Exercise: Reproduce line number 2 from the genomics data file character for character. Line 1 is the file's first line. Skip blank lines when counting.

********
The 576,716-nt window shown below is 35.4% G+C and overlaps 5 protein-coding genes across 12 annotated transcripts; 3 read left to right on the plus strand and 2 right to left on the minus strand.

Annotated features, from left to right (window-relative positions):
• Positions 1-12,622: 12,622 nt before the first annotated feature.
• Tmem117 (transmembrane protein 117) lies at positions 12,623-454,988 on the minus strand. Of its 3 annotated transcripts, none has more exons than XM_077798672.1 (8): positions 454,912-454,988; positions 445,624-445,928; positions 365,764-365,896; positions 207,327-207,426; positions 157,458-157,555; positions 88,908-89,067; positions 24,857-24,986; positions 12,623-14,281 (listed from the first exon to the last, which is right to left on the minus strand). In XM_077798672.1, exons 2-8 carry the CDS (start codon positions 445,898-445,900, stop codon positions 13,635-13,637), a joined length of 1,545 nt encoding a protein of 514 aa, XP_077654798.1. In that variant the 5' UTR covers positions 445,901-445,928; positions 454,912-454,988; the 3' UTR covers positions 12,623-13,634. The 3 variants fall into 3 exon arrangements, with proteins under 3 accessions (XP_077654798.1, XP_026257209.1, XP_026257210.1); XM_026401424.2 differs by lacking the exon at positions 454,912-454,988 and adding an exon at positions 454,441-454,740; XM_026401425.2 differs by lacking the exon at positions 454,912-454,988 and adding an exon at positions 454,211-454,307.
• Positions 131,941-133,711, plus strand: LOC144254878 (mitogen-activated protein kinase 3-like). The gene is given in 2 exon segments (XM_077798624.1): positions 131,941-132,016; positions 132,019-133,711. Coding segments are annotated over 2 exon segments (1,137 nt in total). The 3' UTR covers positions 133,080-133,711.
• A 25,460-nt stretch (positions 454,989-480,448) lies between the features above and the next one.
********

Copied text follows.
Annotated features, from left to right (window-relative positions):